notably, that of his play The Life of Galileo. Like Brecht’s drama, Luther is a series of short scenes, most of which could function as stand-alone units. The stage decorations, which Osborne clearly describes, are evocative and imbued with symbolism and iconography. A choral figure, in this case the Knight, announces the time and setting of each scene and narrates background details particularly concerning Luther’s role in the Peasants’ War. Osborne, like Brecht, also wanted to portray contemporary social problems and realities on stage; in Luther, the title character is the Angry Young Man of 1960s British society, a young man who feels rage at the established sociopolitical system in which he lives. While many critics saw Luther as epic theater, scholar Simon Trussler staunchly disagreed with

this assessment. In his Plays of John Osborne, applying Brecht’s criteria that epic theater appeals ”less to the feelings than to the spectator’s reason,” he contended that the play is ”dramatic” rather than epic, for Luther’s ”primary appeal is indeed emotional rather than rational.”


Perhaps the most notable symbolism that Osborne uses in Luther is Luther’s poor physical health. He suffers from seizures, insomnia, boils, and chronic constipation. His pains express his mental battles, and his inability to purge himself bodily represents his difficulty breaking free from the church’s beliefs. Luther himself views his religious upheavals in terms of the physical body. For example, in his discussion with Von Staupitz, just before he posts his 95 theses, Luther likens himself to ”a ripe stool in the world’s straining anus, and at any moment we’re about to let each other go.” When he finally formulates his own doctrine (that salvation is based only on faith in God and not on good works), it is while experiencing another bout of constipation; with the realization that ”The just shall live by faith,” Luther recalls, ”[M]y pain vanished, my bowels flushed and I could get up.” On another level, however, as Alan Carter pointed out in John Osborne, ”To show Martin’s constipation, his indigestion, his excessive perspiration, is to show him as an ordinary human being. A man who would appeal to the earthy German peasantry, and who would be able to incite them to action. He is a direct contrast to the effeminate, sophisticated Latin churchmen of the period.” This ”common folk” appeal is important for, as the Knight points out, Luther helped the people begin to believe in an image as Christ ”as a man as we are . . . that His supper is a plain meal like their own . . . a plain meal with no garnish and no word.”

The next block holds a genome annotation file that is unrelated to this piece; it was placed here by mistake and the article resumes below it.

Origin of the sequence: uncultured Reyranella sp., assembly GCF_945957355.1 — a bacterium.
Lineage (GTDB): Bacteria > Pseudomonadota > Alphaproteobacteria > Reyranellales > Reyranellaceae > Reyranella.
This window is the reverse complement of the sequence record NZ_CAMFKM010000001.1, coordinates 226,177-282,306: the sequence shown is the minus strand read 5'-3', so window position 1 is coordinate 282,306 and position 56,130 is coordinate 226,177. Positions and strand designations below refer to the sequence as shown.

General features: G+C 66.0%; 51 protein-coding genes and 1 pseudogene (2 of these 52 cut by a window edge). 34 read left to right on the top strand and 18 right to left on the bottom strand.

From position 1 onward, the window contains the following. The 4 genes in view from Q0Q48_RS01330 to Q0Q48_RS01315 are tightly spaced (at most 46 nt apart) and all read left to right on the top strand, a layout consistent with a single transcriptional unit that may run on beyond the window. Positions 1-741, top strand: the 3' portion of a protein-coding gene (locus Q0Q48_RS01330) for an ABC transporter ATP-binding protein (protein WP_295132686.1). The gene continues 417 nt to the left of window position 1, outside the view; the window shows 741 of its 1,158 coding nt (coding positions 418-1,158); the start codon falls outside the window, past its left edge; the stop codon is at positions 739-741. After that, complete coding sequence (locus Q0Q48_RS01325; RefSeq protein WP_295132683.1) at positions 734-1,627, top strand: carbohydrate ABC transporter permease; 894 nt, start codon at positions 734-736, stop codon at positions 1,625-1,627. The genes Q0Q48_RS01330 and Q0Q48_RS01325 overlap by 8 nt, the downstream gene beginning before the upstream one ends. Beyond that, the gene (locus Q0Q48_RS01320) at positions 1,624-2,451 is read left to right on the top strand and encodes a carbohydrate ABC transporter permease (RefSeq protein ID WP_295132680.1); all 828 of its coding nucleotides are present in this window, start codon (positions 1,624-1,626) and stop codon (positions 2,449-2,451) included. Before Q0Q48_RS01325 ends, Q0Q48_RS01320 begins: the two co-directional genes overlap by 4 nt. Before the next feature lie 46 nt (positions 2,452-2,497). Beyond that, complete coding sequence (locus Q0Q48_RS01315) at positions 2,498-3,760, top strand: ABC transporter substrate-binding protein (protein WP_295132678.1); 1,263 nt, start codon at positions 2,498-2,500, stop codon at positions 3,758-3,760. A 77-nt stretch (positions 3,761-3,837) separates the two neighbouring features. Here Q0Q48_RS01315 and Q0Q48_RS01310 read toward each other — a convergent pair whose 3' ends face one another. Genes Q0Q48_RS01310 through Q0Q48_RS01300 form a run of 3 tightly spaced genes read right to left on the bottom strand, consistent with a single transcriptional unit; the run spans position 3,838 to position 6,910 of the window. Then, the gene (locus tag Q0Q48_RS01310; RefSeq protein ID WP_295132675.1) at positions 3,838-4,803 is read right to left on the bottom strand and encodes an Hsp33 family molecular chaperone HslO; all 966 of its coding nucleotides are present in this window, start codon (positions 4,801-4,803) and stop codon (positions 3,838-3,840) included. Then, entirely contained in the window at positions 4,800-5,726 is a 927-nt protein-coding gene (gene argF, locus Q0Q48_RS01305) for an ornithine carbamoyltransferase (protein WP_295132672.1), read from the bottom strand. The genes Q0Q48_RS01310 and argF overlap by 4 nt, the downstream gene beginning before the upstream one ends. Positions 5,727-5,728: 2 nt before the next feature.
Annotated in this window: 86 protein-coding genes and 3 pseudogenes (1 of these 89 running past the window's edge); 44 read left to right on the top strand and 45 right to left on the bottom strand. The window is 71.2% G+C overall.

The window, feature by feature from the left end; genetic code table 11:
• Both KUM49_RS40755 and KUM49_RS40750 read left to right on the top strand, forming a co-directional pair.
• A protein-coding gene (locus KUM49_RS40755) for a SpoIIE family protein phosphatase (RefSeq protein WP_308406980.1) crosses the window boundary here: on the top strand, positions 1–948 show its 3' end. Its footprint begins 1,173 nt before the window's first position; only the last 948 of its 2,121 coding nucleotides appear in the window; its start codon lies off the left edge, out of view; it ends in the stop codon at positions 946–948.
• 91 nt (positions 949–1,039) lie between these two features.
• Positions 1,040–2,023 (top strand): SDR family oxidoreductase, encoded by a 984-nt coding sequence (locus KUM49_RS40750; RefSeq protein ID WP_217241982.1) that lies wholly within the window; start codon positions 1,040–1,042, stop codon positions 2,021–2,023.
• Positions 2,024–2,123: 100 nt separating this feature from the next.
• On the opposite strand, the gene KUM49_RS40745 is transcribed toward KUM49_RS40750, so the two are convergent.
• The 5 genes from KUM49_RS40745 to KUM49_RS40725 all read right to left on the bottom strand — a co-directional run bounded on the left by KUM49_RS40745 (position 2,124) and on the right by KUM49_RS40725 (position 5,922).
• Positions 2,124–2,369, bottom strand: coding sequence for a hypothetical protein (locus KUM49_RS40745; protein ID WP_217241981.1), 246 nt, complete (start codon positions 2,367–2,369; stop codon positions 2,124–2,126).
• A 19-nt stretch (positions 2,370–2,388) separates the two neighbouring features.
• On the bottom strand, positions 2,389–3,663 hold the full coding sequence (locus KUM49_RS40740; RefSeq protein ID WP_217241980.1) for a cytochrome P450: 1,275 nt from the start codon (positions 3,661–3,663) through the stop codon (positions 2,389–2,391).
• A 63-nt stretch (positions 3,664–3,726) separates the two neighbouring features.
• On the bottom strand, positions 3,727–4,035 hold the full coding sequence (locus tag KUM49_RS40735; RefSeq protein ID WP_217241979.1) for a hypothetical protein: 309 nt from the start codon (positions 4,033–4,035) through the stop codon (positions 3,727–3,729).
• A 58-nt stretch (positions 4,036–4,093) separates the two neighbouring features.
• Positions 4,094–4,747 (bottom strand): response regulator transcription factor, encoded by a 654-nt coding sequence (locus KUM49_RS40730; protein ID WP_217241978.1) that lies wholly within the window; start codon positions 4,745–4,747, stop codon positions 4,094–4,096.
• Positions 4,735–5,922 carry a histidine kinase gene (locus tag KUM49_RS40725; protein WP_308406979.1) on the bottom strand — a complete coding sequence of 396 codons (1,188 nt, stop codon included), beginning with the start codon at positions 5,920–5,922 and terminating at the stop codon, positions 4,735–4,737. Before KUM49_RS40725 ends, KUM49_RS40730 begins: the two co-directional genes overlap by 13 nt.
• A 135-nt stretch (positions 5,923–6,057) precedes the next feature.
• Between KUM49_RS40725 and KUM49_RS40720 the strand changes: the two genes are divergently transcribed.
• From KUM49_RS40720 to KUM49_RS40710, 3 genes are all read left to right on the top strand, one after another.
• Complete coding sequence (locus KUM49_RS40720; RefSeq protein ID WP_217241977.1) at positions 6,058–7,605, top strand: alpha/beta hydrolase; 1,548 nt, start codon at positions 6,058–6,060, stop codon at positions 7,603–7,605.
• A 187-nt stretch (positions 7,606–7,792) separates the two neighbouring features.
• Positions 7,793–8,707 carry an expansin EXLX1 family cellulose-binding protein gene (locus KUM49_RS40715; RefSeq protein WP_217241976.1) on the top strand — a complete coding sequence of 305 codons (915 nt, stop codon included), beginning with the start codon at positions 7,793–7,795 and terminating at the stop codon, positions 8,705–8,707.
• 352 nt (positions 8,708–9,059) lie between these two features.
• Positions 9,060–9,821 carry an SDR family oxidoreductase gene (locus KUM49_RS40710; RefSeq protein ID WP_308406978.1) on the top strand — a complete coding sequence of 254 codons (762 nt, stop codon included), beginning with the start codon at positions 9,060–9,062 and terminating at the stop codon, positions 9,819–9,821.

Luther does not have a strong narrative drive in the traditional sense; encompassing several decades, it does not tell the complete story behind Luther’s protest. Alan Carter wrote in John Osborne that because Osborne is ”weakest as a story-teller,” he ”makes the play resemble a medieval historical pageant, full of vivid theatrical moments.” The play in its entirety shows explicit change in Luther’s development of a more personal relationship with God and implicit change in the references to the transformation his beliefs have brought to Germany. The narrative drive focuses more on Luther’s interior battles with his own lack of faith than exterior battles with church leaders.